On the other hand, Conversion can be defined as another, more easily measurable and attributable action. Simpler forms of Conversions could be a view, a longer view, a longer presence, a touch, a visit, a download or a registration. Then, the Conversion Rate can be defined, for example, as a proportion of Watchers in the overall Impressions figure. For Advertisers, having multiple ways to measure the Conversion Rate provides a significant value, as it allows them to more clearly understand the impact their campaign is having on their target audience.
Dwell, or Presence Time means the total time a potential watcher spent near the advertising display. Dwell Time can be measured for an average Impression and for Watchers. It does not show if the ad was watched during this time at all, but rather demonstrates an opportunity to engage the Watcher. Dwell Time in DOOH can be compared to Average Session Duration in Online Advertising.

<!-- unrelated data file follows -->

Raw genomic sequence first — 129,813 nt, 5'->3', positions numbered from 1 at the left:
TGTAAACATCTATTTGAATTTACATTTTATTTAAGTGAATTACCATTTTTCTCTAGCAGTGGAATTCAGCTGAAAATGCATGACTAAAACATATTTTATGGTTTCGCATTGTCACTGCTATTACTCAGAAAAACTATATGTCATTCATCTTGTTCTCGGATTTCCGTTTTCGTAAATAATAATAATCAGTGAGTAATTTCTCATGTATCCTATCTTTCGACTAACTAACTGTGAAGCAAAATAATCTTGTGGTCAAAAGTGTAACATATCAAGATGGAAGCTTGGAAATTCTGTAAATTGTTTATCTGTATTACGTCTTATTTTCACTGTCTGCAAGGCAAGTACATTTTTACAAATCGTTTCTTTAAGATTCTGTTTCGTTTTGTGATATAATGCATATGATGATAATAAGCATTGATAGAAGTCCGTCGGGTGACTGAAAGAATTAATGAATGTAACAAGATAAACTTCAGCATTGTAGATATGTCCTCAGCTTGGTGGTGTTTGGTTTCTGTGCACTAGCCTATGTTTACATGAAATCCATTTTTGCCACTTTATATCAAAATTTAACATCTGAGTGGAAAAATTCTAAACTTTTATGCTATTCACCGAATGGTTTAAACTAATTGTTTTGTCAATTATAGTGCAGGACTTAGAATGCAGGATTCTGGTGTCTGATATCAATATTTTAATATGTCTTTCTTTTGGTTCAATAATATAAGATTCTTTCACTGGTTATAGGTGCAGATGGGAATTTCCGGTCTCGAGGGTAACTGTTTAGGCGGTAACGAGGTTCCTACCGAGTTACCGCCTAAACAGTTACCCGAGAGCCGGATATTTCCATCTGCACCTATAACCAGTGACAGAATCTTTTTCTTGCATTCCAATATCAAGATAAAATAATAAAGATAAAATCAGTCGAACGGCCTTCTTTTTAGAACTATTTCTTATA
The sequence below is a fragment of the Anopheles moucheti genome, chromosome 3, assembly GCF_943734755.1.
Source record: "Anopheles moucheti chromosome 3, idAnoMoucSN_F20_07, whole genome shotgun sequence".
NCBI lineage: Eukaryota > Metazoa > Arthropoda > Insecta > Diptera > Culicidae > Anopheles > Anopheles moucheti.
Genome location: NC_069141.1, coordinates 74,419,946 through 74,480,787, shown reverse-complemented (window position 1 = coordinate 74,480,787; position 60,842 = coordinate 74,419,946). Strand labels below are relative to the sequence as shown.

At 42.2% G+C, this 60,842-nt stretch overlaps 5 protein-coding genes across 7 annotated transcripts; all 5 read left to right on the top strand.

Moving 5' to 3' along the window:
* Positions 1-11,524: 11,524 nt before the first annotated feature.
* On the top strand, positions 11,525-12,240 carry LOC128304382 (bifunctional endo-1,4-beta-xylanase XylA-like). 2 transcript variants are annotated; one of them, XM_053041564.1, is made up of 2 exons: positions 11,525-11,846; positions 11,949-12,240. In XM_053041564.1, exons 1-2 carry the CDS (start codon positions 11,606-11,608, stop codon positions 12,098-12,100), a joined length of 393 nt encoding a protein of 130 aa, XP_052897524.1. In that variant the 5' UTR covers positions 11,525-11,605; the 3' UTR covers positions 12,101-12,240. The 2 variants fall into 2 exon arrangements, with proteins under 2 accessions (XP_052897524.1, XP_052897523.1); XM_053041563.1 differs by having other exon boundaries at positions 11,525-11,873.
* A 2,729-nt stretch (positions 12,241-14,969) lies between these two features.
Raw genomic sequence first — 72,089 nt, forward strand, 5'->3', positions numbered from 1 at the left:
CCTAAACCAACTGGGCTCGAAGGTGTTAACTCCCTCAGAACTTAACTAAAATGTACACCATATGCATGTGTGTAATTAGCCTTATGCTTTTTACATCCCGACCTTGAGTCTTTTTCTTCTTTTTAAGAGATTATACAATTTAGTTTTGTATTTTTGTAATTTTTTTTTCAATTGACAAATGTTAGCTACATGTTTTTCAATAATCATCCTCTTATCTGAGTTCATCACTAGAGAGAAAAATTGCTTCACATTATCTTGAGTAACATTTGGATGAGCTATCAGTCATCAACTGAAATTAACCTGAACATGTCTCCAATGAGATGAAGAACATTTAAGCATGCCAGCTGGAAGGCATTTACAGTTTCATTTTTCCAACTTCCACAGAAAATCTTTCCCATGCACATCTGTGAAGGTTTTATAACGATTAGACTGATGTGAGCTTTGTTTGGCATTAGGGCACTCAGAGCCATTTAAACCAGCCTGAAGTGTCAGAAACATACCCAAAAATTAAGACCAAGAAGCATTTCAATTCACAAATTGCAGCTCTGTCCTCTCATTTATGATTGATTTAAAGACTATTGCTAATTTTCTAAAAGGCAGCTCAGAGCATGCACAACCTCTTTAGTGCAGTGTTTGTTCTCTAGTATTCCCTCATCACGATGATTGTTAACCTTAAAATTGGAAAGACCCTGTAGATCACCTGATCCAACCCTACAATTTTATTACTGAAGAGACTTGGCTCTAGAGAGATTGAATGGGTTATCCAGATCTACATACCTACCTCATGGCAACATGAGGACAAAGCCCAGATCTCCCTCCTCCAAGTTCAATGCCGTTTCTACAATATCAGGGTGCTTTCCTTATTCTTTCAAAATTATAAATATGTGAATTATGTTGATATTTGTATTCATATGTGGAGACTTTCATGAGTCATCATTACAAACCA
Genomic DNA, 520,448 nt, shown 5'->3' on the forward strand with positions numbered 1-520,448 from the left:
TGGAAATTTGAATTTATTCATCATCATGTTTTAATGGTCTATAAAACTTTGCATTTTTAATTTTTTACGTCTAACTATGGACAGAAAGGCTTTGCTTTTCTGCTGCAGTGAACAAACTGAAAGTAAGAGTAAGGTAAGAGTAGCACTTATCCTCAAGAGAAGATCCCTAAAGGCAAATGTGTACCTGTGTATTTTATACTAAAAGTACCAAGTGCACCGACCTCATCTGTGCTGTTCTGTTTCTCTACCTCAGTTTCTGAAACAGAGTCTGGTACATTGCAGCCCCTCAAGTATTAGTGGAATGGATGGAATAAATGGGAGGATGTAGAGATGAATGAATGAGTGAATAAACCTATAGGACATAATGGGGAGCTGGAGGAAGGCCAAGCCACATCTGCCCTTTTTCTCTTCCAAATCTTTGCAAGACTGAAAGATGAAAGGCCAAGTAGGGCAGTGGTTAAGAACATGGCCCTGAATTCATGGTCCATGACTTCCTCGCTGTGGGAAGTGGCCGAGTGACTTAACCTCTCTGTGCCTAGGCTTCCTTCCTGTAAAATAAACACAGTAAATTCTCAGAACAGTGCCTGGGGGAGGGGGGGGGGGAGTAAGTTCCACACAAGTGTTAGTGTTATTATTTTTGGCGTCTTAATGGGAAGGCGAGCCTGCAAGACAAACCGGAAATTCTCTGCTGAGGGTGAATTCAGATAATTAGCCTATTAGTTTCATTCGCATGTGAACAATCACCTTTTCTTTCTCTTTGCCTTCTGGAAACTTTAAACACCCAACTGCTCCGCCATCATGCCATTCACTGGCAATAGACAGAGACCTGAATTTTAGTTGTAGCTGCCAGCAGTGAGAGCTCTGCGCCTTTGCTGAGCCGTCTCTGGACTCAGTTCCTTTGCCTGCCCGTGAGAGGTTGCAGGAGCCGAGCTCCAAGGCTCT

This metric is routinely provided by many audience measurement tools, for example, by Anonymous Video Analytics, mobile location data platforms, or Wi-Fi mobile phone sensing solutions.
This metric allows to qualify the Dwell Time of a Watcher. It shows how much time was spent actually watching the advertisement. This is a measure of engagement, and so is highly important to advertisers. The closest equivalents of this metric in Digital Advertising are Bounce Rate and Time On Page (with regards to users’ behaviour on a website).
This DOOH metric can only be effectively measured using an Anonymous Video Analytics platform equipped with a camera, as it requires a strong evidence of people watching the screen. To some extent, this can also be achieved with studies and surveys.
Out-Of-Home environment allows for comprehensive segmentation of the audience using a variety of tools and dimensions. Demographics (age, gender) can be measured for each Watcher with a camera sensor. It also can be estimated on average for specific locations, day parts, and across a rich set of audience profiles enabled by mobile location data. This set of metrics can be effectively used by brands to define their target audiences and ensure their campaign reaches them.